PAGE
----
The Mausoleum of Augustus is the tomb of the first Roman emperor, Augustus, built by him in 28 BC following his victory at the Battle of Actium in 31 BC. The original height of the structure is 44 metres. The structure is located on the Field of Mars. At its base there is a cylinder, 87 metres in diameter, where once there were several drums with a statue of the emperor and evergreen trees on top.
At the bottom of the mausoleum there were marble columns and twin pink obelisks (now at the north-west side of the Basilica of Santa Maria Maggiore and the other at the Quirinal fountain), while inside there were special compartments for placing burial urns made of pure gold with the ashes of members of the imperial family.
The emperor with his wife, his sister and nephew were buried there. Besides, the tomb contained the urns of three emperors: Tiberius, Claudius and Nerva. The mausoleum was sacked by the Visigoths in 410. For the next few centuries its ruins were used as a concert venue by visiting artists.
In the 18th century the Mausoleum of Augustus was acquired by Portuguese Marquis Benedetto Correa de Sylva, who transformed the Soderini Garden into an amphitheatre to host the “Giostra della Bufala”, similar to Spanish corrida, along with tournaments and firework displays. In 1926 active archaeological excavations began on the Campus Martius. The structure was cleared of a huge layer of soil.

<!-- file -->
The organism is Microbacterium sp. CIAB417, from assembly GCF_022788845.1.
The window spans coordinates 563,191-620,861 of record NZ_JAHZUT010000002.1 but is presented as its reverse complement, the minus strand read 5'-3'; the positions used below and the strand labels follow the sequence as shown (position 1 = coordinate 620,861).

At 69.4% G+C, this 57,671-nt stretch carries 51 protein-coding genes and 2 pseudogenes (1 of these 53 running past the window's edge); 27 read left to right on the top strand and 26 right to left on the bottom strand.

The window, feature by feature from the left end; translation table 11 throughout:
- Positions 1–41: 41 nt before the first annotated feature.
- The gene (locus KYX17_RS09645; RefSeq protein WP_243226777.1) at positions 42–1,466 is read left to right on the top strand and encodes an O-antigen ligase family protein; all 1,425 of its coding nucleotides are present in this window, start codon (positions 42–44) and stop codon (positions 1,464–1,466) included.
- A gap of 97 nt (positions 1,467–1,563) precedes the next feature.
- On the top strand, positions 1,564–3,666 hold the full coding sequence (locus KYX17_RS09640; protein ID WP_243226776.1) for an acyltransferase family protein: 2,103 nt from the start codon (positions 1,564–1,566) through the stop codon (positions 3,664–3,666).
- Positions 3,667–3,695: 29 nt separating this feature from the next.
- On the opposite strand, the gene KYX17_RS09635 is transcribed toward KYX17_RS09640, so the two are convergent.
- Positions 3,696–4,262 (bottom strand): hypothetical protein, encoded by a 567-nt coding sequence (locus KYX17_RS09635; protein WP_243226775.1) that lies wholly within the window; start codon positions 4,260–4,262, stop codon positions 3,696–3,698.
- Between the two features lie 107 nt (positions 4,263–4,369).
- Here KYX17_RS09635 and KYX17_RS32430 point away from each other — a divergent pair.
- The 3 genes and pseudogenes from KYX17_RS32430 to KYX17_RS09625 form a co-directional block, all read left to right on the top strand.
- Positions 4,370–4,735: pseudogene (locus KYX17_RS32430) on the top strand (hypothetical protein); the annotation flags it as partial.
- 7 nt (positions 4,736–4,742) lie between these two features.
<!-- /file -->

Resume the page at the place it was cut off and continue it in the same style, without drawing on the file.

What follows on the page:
In 2016 the prefect of the Italian capital allocated over €6 million for the restoration of the mausoleum. On March, 1 this year the monument of antiquity was reopened to the public. Residents of Rome will be able to visit the mausoleum free of charge throughout 2021. For tourists tickets can be booked online in advance.
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